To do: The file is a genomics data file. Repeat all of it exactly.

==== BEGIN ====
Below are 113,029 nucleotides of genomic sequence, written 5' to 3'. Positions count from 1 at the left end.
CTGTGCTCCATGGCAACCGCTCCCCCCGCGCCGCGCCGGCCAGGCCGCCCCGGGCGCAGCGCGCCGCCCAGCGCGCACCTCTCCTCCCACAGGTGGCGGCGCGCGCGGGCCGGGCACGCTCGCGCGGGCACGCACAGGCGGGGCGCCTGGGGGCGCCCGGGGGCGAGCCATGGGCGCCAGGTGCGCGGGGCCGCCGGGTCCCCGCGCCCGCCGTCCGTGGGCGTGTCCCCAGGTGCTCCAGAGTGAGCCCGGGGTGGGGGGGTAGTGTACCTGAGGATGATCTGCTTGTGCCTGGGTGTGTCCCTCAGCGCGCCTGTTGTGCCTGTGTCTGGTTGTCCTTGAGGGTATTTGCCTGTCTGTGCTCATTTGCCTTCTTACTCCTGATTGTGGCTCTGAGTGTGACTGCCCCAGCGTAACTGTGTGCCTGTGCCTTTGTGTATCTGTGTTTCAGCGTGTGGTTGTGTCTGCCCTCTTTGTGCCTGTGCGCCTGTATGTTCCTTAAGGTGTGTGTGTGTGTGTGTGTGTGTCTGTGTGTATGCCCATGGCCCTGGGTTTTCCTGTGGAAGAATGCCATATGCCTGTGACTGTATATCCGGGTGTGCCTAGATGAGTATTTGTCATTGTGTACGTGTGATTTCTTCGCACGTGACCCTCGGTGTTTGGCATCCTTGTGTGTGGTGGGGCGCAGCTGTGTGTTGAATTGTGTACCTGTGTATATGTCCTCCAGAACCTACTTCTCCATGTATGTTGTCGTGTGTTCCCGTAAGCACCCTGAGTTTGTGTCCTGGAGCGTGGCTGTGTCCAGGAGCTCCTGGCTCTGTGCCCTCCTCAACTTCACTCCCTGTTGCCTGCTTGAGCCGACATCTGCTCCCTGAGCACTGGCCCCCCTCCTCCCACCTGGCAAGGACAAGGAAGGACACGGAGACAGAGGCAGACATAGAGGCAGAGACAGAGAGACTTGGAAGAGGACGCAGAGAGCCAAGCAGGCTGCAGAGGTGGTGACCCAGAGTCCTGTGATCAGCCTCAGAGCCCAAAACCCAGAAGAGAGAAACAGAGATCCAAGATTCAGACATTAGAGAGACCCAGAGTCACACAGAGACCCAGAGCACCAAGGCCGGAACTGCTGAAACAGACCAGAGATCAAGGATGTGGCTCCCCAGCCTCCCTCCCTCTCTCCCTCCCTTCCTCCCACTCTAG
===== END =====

Below are 113,029 nucleotides of genomic sequence, written 5' to 3'. Positions count from 1 at the left end.
CTGTGCTCCATGGCAACCGCTCCCCCCGCGCCGCGCCGGCCAGGCCGCCCCGGGCGCAGCGCGCCGCCCAGCGCGCACCTCTCCTCCCACAGGTGGCGGCGCGCGCGGGCCGGGCACGCTCGCGCGGGCACGCACAGGCGGGGCGCCTGGGGGCGCCCGGGGGCGAGCCATGGGCGCCAGGTGCGCGGGGCCGCCGGGTCCCCGCGCCCGCCGTCCGTGGGCGTGTCCCCAGGTGCTCCAGAGTGAGCCCGGGGTGGGGGGGTAGTGTACCTGAGGATGATCTGCTTGTGCCTGGGTGTGTCCCTCAGCGCGCCTGTTGTGCCTGTGTCTGGTTGTCCTTGAGGGTATTTGCCTGTCTGTGCTCATTTGCCTTCTTACTCCTGATTGTGGCTCTGAGTGTGACTGCCCCAGCGTAACTGTGTGCCTGTGCCTTTGTGTATCTGTGTTTCAGCGTGTGGTTGTGTCTGCCCTCTTTGTGCCTGTGCGCCTGTATGTTCCTTAAGGTGTGTGTGTGTGTGTGTGTGTGTCTGTGTGTATGCCCATGGCCCTGGGTTTTCCTGTGGAAGAATGCCATATGCCTGTGACTGTATATCCGGGTGTGCCTAGATGAGTATTTGTCATTGTGTACGTGTGATTTCTTCGCACGTGACCCTCGGTGTTTGGCATCCTTGTGTGTGGTGGGGCGCAGCTGTGTGTTGAATTGTGTACCTGTGTATATGTCCTCCAGAACCTACTTCTCCATGTATGTTGTCGTGTGTTCCCGTAAGCACCCTGAGTTTGTGTCCTGGAGCGTGGCTGTGTCCAGGAGCTCCTGGCTCTGTGCCCTCCTCAACTTCACTCCCTGTTGCCTGCTTGAGCCGACATCTGCTCCCTGAGCACTGGCCCCCCTCCTCCCACCTGGCAAGGACAAGGAAGGACACGGAGACAGAGGCAGACATAGAGGCAGAGACAGAGAGACTTGGAAGAGGACGCAGAGAGCCAAGCAGGCTGCAGAGGTGGTGACCCAGAGTCCTGTGATCAGCCTCAGAGCCCAAAACCCAGAAGAGAGAAACAGAGATCCAAGATTCAGACATTAGAGAGACCCAGAGTCACACAGAGACCCAGAGCACCAAGGCCGGAACTGCTGAAACAGACCAGAGATCAAGGATGTGGCTCCCCAGCCTCCCTCCCTCTCTCCCTCCCTTCCTCCCACTCTAG